I listened intently on repeat to 'Alone Again Or' after (re?) discovering it in 2009 in the uniquely unlikely source of a piece of Severus Snape fanfiction. [Not something I've ever been in the habit of reading except for one brief phase. Srsly man.] Of the other songs I know the sound but not all the lyrics, perhaps never having listened through headphones. The psychedelic guitars meander and roll outside time and space, transporting me to a mood not unlike The Stone Roses eponymous effort. But wherever Forever Changes stirs from the trip to look out of the window into the troubled political world it feels jaded fear and slips it under your skin so subtly you can't be sure it wasn't there before, mingled as it is with the otherworldly comfort of the melodies. Brown and Squires would stick their heads out, yelling in cheek and anger to encourage the (Poll Tax) rioters, and with considerably less lyrical and sonic richness than Arthur Lee & co.
Both albums have on the surface a sense of being out of time, but contain some songs suffused with the political and social mood of their eras. And it's the west coast Sixties going sour which this book is about, Arthur Lee's reclusion foreshadowing the more widespread retreats that would follow the Manson murders and Altamont. Here I confess to parochialism: I'd love to hear more about the late sixties in Britain and Europe but as far as the USA goes, I'm still all Tom Wolfed and Hunter Thompsoned out from my late teens and early twenties; more than a page on the dodgy realities of the Haight Ashbury dream and I'm snoozing like a hippie chick who's been spiked. At least, though, we get a couple of pages on Performance*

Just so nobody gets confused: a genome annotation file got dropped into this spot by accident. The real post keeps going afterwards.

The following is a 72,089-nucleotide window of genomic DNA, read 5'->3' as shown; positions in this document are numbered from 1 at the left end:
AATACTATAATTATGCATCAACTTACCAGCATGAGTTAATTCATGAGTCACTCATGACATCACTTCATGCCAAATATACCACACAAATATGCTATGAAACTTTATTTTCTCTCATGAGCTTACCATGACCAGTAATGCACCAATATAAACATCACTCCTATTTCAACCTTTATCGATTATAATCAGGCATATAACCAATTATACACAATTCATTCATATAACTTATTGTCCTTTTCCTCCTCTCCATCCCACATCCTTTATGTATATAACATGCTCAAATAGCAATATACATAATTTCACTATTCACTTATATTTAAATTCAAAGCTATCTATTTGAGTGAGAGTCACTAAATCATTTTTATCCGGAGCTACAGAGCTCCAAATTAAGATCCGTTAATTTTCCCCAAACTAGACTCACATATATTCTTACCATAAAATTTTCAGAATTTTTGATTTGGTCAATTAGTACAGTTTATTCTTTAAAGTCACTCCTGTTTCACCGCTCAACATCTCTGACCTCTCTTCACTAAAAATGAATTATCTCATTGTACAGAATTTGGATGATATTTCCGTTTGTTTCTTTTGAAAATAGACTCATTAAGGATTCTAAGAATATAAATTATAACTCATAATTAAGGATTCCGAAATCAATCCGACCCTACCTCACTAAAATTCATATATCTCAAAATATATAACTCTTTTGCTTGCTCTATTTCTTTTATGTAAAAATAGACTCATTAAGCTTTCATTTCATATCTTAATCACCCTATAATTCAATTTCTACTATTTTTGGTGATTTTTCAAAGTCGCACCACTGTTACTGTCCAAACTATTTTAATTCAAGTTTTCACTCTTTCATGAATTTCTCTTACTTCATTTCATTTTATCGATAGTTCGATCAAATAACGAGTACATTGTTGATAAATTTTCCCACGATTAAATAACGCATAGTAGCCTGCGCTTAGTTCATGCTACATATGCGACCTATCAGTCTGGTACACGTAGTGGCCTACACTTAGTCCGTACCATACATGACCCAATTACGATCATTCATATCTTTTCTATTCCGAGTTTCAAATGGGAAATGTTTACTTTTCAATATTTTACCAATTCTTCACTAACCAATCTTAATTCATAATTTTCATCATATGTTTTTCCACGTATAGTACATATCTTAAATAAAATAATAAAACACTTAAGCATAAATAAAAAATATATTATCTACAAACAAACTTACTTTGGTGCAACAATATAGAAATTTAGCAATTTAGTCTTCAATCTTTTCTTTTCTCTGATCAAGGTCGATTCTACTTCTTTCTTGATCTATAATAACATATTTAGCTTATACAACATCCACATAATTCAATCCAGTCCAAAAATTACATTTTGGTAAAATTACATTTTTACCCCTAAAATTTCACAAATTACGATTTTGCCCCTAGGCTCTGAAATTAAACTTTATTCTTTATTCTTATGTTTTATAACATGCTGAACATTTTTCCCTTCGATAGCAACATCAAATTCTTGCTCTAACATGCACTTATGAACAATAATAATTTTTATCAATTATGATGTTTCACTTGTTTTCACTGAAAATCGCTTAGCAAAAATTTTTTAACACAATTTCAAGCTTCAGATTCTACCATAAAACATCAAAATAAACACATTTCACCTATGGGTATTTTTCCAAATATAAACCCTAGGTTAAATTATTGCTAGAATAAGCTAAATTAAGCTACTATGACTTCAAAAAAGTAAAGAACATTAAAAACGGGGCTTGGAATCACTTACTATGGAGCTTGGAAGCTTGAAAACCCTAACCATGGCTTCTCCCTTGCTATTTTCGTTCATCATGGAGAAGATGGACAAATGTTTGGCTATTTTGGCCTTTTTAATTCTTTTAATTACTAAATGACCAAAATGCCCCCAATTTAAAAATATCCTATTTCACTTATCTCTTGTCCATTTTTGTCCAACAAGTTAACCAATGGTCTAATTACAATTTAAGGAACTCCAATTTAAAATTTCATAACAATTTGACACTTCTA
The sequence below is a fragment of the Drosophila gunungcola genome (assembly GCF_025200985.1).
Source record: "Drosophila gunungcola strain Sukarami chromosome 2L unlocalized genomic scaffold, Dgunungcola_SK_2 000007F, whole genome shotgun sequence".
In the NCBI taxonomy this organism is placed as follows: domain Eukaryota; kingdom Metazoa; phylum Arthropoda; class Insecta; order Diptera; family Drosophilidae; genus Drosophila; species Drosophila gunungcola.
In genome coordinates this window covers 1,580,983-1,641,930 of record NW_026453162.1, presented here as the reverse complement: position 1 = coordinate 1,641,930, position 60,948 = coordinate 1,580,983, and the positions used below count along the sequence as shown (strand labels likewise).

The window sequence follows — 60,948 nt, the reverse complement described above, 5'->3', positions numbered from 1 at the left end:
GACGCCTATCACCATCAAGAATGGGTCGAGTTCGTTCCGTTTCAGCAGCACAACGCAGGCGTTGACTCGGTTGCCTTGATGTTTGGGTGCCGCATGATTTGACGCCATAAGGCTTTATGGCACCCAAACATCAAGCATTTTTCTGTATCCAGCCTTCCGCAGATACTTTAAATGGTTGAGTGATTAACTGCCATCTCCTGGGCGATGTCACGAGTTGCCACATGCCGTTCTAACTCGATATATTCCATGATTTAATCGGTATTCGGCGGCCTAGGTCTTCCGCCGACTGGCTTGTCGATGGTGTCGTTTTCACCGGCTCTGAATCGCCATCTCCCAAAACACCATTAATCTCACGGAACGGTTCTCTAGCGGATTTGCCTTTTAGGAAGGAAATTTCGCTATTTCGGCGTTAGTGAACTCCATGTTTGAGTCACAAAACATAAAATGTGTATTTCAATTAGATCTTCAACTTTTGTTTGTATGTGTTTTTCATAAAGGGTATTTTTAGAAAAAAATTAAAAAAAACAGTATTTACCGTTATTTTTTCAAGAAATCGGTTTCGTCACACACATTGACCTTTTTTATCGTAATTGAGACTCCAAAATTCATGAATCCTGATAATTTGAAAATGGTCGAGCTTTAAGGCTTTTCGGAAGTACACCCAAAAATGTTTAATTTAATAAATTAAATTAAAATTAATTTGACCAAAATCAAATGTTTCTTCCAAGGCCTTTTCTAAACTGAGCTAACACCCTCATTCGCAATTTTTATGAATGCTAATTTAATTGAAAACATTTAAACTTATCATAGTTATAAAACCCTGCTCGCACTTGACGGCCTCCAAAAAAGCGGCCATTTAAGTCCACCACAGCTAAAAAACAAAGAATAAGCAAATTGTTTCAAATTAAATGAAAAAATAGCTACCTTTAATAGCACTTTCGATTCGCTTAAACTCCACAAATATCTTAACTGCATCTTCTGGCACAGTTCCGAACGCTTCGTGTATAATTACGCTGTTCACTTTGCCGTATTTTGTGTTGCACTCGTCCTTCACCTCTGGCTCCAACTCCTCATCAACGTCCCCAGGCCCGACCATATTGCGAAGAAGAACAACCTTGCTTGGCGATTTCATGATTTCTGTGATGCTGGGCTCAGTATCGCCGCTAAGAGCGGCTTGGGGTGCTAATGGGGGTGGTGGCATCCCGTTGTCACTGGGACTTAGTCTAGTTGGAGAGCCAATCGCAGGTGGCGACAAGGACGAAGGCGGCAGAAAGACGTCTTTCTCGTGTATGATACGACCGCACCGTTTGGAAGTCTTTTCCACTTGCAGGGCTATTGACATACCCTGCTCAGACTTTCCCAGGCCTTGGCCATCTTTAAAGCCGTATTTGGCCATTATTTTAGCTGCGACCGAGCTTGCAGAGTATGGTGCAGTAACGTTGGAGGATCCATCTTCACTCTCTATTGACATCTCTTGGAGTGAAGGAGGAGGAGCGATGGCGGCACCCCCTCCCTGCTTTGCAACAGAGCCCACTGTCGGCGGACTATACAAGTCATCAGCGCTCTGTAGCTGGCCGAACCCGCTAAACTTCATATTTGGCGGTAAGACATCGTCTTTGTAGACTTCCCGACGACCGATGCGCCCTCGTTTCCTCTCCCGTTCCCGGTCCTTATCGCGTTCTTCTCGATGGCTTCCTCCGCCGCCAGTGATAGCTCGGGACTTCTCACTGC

The tricky thing about 33 1/3 books seems, as a British reader, that so many of them are by American music journalists with whom we don't have any existing rapport. It's not as easy to warm to their personal relationship with the music as it would be with someone who you've read on and off since NME and Melody Maker at 14. But Hultkrans manages it; he mentions identification with the music and the artists but not at great length, and perhaps because of the particular themes of depression and eccentric retreat from the world, ones I know a little from myself, but more so from more definitively introverted friends and lovers, I found it easy to feel at home.
His ten-page digression tenuously relating the album to the gnostic gospels - perhaps a personal interest - I could have done without, however. He admits that he can't be sure Lee read them, and as a previous reviewer also stated, the linked themes are just as easily found in Buddhism and occultism which were more surely in vogue at the time.
And I am grateful for the author's copious quotes from On Illness by Virginia Woolf and from A rebours which point me back to texts I mean to read and finish.
* You can watch it here. After having it on my list for over 15 years, I saw it this spring and the ensuing years had not been kind. Rather than a masterpiece of late-sixties decadence, in 2012 it can look like a Guy Ritchie parody starring Noel Fielding. (And if you'd ever thought Fielding was original, you won't after seeing Performance)(less)
All The Madmen is billed as an exploration of the influence of mental illness - and to a lesser extent, drugs - on...moreGreat idea; shame about the writer.
All The Madmen is billed as an exploration of the influence of mental illness - and to a lesser extent, drugs - on the British music scene c.1968-75. Though in practice, what we get is an entwined biography of the musicians mentioned in the sub-title, with an emphasis on nervous breakdowns, plus a few digressions about R.D. Laing and a couple of short chapters on the history of madness in England at the end.